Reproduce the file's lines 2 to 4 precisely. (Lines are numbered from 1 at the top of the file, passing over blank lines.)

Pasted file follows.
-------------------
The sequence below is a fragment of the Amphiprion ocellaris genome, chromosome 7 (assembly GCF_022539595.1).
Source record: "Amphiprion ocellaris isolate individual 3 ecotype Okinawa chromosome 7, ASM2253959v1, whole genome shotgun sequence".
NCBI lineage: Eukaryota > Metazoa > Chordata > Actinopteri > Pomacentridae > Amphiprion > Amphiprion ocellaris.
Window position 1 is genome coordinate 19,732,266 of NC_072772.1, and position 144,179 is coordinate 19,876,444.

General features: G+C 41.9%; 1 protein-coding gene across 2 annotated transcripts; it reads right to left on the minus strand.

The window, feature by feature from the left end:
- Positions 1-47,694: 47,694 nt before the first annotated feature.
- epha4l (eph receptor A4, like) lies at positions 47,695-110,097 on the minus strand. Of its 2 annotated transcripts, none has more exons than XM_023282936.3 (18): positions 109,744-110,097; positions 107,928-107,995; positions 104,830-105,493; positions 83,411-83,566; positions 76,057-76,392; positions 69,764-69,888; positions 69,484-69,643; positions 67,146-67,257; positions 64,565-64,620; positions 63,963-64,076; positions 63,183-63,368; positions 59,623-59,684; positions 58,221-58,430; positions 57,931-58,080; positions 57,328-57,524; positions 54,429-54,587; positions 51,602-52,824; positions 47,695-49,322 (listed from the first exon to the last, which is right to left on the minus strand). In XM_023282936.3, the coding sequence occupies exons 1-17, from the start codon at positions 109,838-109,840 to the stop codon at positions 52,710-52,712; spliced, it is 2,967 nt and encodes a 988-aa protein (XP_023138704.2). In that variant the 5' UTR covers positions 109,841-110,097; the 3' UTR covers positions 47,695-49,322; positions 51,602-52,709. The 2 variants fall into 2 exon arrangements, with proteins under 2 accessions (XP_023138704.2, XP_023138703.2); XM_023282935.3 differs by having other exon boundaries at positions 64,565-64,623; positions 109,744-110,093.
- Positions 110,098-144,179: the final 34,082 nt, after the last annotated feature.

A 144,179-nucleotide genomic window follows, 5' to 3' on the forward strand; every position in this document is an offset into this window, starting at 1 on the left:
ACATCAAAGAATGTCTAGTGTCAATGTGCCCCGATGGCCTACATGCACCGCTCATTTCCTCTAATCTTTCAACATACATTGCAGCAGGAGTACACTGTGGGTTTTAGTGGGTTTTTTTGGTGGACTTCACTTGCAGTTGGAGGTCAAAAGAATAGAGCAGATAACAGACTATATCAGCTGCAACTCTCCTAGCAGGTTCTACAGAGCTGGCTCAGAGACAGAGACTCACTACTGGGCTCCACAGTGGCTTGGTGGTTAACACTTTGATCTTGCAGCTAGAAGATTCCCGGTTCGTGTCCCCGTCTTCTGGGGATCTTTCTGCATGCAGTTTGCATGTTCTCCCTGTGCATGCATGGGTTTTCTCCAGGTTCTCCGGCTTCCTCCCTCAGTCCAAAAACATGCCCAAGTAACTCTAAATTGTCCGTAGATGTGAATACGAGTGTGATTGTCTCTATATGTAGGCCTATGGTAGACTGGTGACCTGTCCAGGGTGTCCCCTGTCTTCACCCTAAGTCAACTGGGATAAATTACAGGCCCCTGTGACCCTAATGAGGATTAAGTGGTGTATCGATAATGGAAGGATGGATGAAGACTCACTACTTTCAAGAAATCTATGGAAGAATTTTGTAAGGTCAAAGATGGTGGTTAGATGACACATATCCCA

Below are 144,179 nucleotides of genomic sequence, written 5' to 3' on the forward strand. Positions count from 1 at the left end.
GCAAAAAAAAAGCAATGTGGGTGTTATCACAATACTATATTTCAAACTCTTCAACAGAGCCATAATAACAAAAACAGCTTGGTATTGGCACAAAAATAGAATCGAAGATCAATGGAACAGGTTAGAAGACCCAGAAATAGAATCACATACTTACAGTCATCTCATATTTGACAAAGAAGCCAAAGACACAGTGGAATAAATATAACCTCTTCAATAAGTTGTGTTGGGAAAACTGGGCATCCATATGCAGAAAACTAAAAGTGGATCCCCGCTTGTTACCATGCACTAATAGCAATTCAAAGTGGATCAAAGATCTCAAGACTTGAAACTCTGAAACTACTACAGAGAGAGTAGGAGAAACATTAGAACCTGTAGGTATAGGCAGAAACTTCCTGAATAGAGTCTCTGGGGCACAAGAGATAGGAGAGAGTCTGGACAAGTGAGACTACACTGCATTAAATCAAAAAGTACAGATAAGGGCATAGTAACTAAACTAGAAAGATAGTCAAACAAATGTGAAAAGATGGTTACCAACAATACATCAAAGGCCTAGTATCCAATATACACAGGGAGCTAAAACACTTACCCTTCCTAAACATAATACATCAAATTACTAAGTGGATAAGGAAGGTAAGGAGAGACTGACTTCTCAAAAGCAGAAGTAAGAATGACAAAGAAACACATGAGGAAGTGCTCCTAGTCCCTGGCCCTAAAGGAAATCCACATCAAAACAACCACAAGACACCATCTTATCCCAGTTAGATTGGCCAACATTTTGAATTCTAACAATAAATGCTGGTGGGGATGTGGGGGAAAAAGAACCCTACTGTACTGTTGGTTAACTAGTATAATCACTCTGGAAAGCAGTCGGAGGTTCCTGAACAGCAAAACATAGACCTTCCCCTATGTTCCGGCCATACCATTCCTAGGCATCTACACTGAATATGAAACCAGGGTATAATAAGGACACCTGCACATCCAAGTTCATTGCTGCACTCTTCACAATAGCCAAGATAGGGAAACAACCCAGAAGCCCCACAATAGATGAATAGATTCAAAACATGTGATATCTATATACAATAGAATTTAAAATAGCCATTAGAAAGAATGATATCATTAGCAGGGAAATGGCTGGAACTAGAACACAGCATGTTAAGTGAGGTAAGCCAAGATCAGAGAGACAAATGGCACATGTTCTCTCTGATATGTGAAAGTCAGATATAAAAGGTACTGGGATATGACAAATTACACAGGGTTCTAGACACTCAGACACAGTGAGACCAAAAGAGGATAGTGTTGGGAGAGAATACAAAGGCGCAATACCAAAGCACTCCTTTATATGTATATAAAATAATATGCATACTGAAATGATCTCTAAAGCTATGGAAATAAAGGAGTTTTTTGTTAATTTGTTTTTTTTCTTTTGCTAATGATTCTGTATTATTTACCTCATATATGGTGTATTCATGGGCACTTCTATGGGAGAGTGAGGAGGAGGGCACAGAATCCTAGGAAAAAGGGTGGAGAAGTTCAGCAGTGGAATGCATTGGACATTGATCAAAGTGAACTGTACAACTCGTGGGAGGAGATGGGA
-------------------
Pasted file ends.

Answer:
Source record: "Amphiprion ocellaris isolate individual 3 ecotype Okinawa chromosome 7, ASM2253959v1, whole genome shotgun sequence".
NCBI lineage: Eukaryota > Metazoa > Chordata > Actinopteri > Pomacentridae > Amphiprion > Amphiprion ocellaris.
Window position 1 is genome coordinate 19,732,266 of NC_072772.1, and position 144,179 is coordinate 19,876,444.